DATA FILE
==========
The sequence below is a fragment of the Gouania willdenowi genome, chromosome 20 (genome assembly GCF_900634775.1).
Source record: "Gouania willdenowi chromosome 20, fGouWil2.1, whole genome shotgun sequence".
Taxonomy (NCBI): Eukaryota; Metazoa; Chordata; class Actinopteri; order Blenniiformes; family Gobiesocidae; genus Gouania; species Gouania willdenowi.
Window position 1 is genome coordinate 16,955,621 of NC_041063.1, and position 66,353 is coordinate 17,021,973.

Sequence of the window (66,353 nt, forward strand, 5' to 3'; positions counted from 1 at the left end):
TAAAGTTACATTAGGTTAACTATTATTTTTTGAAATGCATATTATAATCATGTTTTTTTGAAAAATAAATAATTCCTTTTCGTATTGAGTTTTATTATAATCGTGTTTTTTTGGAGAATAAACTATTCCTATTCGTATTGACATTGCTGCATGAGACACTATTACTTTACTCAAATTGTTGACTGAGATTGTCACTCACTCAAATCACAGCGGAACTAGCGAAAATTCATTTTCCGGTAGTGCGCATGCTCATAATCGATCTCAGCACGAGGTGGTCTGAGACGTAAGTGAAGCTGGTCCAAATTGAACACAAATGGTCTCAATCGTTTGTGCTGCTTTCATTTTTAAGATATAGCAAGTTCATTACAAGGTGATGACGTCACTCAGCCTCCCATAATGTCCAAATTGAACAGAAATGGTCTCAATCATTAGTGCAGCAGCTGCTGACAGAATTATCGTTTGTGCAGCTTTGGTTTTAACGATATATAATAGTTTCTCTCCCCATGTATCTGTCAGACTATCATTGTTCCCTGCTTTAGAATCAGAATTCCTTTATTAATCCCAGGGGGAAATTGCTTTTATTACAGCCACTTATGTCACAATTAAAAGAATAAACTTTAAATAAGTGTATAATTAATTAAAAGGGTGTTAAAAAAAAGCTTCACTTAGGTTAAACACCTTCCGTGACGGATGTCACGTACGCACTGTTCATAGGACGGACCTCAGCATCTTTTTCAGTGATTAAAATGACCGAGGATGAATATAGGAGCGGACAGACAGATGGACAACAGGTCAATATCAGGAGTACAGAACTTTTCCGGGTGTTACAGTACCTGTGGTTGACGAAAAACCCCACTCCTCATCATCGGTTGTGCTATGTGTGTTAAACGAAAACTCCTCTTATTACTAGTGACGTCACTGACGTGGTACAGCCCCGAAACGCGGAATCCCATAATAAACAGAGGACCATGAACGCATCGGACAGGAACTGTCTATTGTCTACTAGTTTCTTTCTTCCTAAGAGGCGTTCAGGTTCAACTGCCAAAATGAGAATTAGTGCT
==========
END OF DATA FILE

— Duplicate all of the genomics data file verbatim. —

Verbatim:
The sequence below is a fragment of the Gouania willdenowi genome, chromosome 20 (genome assembly GCF_900634775.1).
Source record: "Gouania willdenowi chromosome 20, fGouWil2.1, whole genome shotgun sequence".
Taxonomy (NCBI): Eukaryota; Metazoa; Chordata; class Actinopteri; order Blenniiformes; family Gobiesocidae; genus Gouania; species Gouania willdenowi.
Window position 1 is genome coordinate 16,955,621 of NC_041063.1, and position 66,353 is coordinate 17,021,973.

Sequence of the window (66,353 nt, forward strand, 5' to 3'; positions counted from 1 at the left end):
TAAAGTTACATTAGGTTAACTATTATTTTTTGAAATGCATATTATAATCATGTTTTTTTGAAAAATAAATAATTCCTTTTCGTATTGAGTTTTATTATAATCGTGTTTTTTTGGAGAATAAACTATTCCTATTCGTATTGACATTGCTGCATGAGACACTATTACTTTACTCAAATTGTTGACTGAGATTGTCACTCACTCAAATCACAGCGGAACTAGCGAAAATTCATTTTCCGGTAGTGCGCATGCTCATAATCGATCTCAGCACGAGGTGGTCTGAGACGTAAGTGAAGCTGGTCCAAATTGAACACAAATGGTCTCAATCGTTTGTGCTGCTTTCATTTTTAAGATATAGCAAGTTCATTACAAGGTGATGACGTCACTCAGCCTCCCATAATGTCCAAATTGAACAGAAATGGTCTCAATCATTAGTGCAGCAGCTGCTGACAGAATTATCGTTTGTGCAGCTTTGGTTTTAACGATATATAATAGTTTCTCTCCCCATGTATCTGTCAGACTATCATTGTTCCCTGCTTTAGAATCAGAATTCCTTTATTAATCCCAGGGGGAAATTGCTTTTATTACAGCCACTTATGTCACAATTAAAAGAATAAACTTTAAATAAGTGTATAATTAATTAAAAGGGTGTTAAAAAAAAGCTTCACTTAGGTTAAACACCTTCCGTGACGGATGTCACGTACGCACTGTTCATAGGACGGACCTCAGCATCTTTTTCAGTGATTAAAATGACCGAGGATGAATATAGGAGCGGACAGACAGATGGACAACAGGTCAATATCAGGAGTACAGAACTTTTCCGGGTGTTACAGTACCTGTGGTTGACGAAAAACCCCACTCCTCATCATCGGTTGTGCTATGTGTGTTAAACGAAAACTCCTCTTATTACTAGTGACGTCACTGACGTGGTACAGCCCCGAAACGCGGAATCCCATAATAAACAGAGGACCATGAACGCATCGGACAGGAACTGTCTATTGTCTACTAGTTTCTTTCTTCCTAAGAGGCGTTCAGGTTCAACTGCCAAAATGAGAATTAGTGCT